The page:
After suffering through a long, drunken and dark holiday season in rainy Vancouver last year, I was more determined than ever to somehow, someway, get my family out of town for this year’s holiday break. Wherever we were going to go, it had to be cheaper than Hawaii. Both the savings and the planning began months ago.
After much hand-wringing and second-guessing, we finally decided upon a moderately priced open-air cabana, made almost entirely of bamboo, located in a remote coastal section of Costa Rican rainforest. And we’d bring our kids, who are six and four. Were we crazy? Maybe. But since those kids have been nature-tested repeatedly during summers in the coastal B.C. rainforest, we figured we were ready for the jungle.
The location we selected is incredibly rich in biodiversity: it is home to five per cent of planet’s flora and fauna, including more than 200 species of mammals, roughly half of which are bats. The area also offers over 225 different types of reptiles, more than 800 kinds of birds and more than 300,000 varieties of bugs, many of which we would become intimately acquainted with during our 10-day submersion.
A constant word of warning before our trip was to make sure we brought flashlights. In the tropics after sunset it gets dark very fast, and the last thing you want to do is step on a fer-de-lance pit viper, because it will indeed be the last thing you do.
We equipped our entire family with powerful headlamps, but once we finally arrived to our steamy open-air jungle cabana (that came completely as advertised) we quickly realized that old-fashioned flashlights held at waist height would have been much less — ahem — impactful than headlamps.
As you are likely aware, many nocturnal flying insects are attracted to light. Now picture some of those 300,000 or so jungle bugs on a wild collision course with your face. I found that out the hard way during our first night, while illuminating the book I was reading to my kids with the headlamp.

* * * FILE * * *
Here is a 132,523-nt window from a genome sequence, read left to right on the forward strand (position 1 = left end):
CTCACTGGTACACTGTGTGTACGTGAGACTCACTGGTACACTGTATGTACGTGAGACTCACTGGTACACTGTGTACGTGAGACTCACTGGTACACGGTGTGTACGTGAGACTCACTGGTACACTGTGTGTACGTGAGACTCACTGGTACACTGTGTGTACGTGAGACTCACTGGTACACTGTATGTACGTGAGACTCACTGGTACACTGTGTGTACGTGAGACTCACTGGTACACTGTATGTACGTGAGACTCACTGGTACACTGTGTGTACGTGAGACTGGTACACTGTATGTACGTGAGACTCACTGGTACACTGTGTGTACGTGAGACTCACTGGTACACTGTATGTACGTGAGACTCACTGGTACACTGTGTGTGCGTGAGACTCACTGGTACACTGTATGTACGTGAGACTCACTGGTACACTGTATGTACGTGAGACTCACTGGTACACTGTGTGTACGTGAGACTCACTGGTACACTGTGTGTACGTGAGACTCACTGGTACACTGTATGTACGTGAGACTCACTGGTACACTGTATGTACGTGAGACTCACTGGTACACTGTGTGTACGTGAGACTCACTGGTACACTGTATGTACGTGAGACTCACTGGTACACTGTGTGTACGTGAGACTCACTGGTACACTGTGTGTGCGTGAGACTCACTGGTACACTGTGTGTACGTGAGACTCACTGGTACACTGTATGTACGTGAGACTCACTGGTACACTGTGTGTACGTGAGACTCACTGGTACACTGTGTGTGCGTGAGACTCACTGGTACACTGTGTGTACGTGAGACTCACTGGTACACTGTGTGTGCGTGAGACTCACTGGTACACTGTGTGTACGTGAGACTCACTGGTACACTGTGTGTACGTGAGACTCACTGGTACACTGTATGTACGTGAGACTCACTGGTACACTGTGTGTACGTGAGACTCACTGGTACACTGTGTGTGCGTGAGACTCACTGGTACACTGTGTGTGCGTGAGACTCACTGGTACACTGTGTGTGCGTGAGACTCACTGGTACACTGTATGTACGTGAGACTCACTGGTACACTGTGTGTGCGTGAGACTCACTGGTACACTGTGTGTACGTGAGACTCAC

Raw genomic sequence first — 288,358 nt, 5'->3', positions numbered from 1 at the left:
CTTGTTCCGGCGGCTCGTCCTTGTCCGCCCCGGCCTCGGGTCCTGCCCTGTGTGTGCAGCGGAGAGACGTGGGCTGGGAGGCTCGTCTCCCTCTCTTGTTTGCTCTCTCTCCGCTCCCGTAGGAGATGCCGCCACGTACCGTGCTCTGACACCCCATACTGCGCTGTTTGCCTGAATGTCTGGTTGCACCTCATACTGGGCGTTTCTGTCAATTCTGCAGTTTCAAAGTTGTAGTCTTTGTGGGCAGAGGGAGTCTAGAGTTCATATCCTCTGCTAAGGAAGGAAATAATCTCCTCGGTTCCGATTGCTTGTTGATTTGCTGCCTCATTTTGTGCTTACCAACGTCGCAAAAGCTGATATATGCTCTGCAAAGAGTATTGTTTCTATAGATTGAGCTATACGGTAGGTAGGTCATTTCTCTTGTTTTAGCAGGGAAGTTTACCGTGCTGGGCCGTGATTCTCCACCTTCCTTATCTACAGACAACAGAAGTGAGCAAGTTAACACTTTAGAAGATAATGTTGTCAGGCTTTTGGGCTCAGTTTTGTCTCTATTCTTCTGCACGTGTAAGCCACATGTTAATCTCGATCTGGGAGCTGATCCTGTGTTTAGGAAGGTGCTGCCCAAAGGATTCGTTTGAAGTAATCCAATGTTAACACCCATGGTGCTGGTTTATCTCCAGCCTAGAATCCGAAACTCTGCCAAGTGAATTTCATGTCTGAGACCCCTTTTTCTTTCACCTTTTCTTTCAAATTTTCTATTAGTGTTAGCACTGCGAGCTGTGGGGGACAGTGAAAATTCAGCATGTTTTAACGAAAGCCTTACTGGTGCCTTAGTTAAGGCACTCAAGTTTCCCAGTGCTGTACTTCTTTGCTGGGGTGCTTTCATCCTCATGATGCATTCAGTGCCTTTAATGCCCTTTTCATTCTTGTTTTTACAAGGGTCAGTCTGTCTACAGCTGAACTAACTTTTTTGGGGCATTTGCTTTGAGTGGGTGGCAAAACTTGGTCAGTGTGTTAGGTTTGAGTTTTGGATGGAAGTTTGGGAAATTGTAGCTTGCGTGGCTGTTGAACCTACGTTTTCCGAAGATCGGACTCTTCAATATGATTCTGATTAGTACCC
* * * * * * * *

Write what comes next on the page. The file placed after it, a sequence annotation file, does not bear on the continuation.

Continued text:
Moths, beetles and other unknown tropical flying insects of all kinds repeatedly smacked into me. Putting the moth in behemoth, you know they’re big when they come with horns. Many boasted bizarre, Transformers-like features. But it was a smaller, kamikaze-type moth that nailed me right in the eye. I instinctively closed my eye tightly and rubbed it, but my eye continued to feel irritated. Then it began to burn.
I rushed to the bathroom to wash my eye out. Upon closer inspection in the mirror, I saw something small, foreign, and moving. To my horror, I realized it was a fluttering wing, sticking out from under my lower eyelid.
The wounded moth (coincidentally also my ice hockey goalie nickname) was still in my eye and still alive. I folded my lower eyelid down and carefully plucked out the twitching creature from my eyeball. It flew away.
The following morning at 5 a.m., we were awoken to a chorus of deep, guttural roars. It was like nothing we had ever heard before, as if an army of angry orcs was descending upon us. My wife and I were petrified. Our kids slept through it.
It turned out to be what some refer to as the “rooster of the jungle”: the howler monkey, which creates an echoing bellow that sounds like it comes from something much larger than their relatively skinny three-foot-nothing frames.
We slowly became used to the ever-moving world around us. One night, as we were sitting down to dinner, my son pointed to a pair of my wife’s pants that were draped over a chair to dry. He shouted, “Dad! Watch out! It’s a scorpion!”
Sure enough, one chair over from my six-year-old son, was an uninvited dinner guest: crawling slowly up my wife’s pants was a large, black and utterly nasty looking four-inch scorpion, complete with coiled tail and front pincers.
After herding my family to other side of the cabana, I carefully picked up the pants from the end that didn’t contain the venomous insect and proceeded to throw both pants and scorpion out the window.
The next morning, I inspected the pants with a long stick. They were scorpion-free. As I turned to deliver the news, I had to step over a fist-sized tarantula to get back inside.
Call me desperate, but I’ll still take the pit vipers, scorpions, spiders, howlers and UFIs (unidentified flying insects) over another rainy December in Vancouver.